As connected devices become prevalent in our homes and workplaces, the technology to create and support a connected car ecosystem becomes ever more advanced. In fact, according to one forecast, there will be more than 380 million connected cars on the road by 2021, which, if correct, would fundamentally change the way we all live, work and drive. With the connected car having been identified as the fastest-growing technological device after the smartphone and tablet, we can only begin to imagine the range of capabilities we can come to expect in the space over the coming decade. However, what we can be sure of is that when connected cars become a regular feature in our garages and on our roads, the experience of driving and being driven for the next generation of car users is going to be a very different one to what we're used to now. Although there are numerous perceived benefits for car companies in terms of data acquisition, targeted marketing, and a range of new personalised in-car apps, products and services to offer customers, what exactly are the direct benefits to drivers and passengers in this connected automotive future?
The mystery of why a handful of cars were abandoned in a derelict car park in Edinburgh may have been solved. The £5m Autosafe SkyPark used robots to stack cars and was dubbed the "car park of the future" - but went into receivership in 2003. After lying empty for more than a decade, the building in Morrison Street is now being demolished. And the work has uncovered eight cars which were left behind when the doors were closed. Images of the abandoned vehicles has sparked a number of theories about why they were never removed.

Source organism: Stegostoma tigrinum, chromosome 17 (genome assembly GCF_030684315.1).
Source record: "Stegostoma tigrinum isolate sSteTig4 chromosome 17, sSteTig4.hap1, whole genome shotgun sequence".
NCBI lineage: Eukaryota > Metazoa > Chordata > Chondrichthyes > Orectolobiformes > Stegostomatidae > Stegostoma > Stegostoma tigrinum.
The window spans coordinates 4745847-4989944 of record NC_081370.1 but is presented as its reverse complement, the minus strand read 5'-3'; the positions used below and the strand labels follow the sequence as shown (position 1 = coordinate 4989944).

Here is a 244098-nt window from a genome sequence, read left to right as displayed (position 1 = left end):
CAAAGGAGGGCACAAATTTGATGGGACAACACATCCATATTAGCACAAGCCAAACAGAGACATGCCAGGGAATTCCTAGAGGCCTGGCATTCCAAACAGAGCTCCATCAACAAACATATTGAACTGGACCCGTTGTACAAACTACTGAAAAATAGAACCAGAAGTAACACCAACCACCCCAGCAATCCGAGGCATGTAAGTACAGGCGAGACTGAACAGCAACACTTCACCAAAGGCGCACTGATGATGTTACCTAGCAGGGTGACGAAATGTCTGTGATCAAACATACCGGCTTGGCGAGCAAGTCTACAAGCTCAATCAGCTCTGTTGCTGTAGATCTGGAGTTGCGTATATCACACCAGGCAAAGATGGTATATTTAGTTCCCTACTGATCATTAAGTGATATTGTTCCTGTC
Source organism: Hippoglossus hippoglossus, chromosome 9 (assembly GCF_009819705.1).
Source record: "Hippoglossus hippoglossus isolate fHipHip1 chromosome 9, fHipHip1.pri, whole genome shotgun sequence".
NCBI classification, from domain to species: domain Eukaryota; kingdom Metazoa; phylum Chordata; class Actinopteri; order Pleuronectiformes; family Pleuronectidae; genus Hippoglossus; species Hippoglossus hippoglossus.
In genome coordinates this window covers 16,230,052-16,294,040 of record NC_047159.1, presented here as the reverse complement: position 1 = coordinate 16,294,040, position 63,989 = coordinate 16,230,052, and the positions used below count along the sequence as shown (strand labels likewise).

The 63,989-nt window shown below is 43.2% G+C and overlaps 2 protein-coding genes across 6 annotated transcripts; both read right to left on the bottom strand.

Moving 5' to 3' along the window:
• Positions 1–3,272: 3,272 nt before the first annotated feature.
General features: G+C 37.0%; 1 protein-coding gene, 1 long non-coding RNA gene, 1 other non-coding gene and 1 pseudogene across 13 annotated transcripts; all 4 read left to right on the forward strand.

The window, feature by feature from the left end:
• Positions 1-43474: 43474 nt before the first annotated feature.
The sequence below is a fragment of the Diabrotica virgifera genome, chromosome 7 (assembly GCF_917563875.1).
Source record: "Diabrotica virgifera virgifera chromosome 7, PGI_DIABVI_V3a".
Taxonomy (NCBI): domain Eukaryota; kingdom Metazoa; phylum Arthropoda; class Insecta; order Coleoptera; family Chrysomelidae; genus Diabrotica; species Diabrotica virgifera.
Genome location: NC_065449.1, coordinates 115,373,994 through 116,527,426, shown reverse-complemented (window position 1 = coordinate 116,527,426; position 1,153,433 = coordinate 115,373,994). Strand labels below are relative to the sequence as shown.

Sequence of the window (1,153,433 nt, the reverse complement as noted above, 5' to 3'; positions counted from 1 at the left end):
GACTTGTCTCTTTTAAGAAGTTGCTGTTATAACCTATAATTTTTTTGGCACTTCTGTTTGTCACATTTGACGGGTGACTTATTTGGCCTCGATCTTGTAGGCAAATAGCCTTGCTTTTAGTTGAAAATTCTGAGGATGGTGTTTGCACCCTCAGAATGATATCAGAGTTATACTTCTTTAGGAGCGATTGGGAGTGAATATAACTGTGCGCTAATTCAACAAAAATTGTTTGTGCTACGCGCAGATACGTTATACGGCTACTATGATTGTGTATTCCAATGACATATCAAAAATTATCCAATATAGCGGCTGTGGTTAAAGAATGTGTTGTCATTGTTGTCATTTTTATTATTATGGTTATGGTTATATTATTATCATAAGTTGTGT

Robots must be taught morals so they can be trusted to make potentially life and death decisions, Theresa May will say. Artificial intelligence (AI) is increasingly being used to drive cars, diagnose patients and decide on prison sentences around the world. The Prime Minster will warn that as machines swoop in to carry out more jobs they must also be taught how to make ethical decisions. The PM - who was mockingly dubbed the Maybot during the election campaign - will make the warning in a major speech on AI this Thursday in Davos, a summit of political and business leaders. Theresa May (pictured in No10 last night) will warn that as machines swoop in to carry out more jobs they must also be taught how to make ethical decisions.
A Culver City firefighting truck was hit by a Tesla on Monday morning, reports stated. The crash occurred while the crew was responding to an accident on the 405 freeway in Washington Boulevard, CBS Local reported. According to the authorities, the Tesla Model S was on autopilot mode when it crashed into the back of a parked fire truck which was attending the scene of the accident. No injuries were reported in the crash. The Culver City firefighting department confirmed the crash on Twitter.
Though its time horizon can't be predicted, artificial intelligence (AI) promises to foundationally influence modern society, for better or worse. A sub-genre of AI -- machine learning -- has garnered particular attention from the pundits for its potential impact on the world's most important industries. Due to the resulting hype, massive amounts of talent and resources are entering this space. But what is machine learning and why should we care about it in the first place? The answer is that, in the broadest sense, machine learning models are an application of AI in which algorithms independently predict outcomes.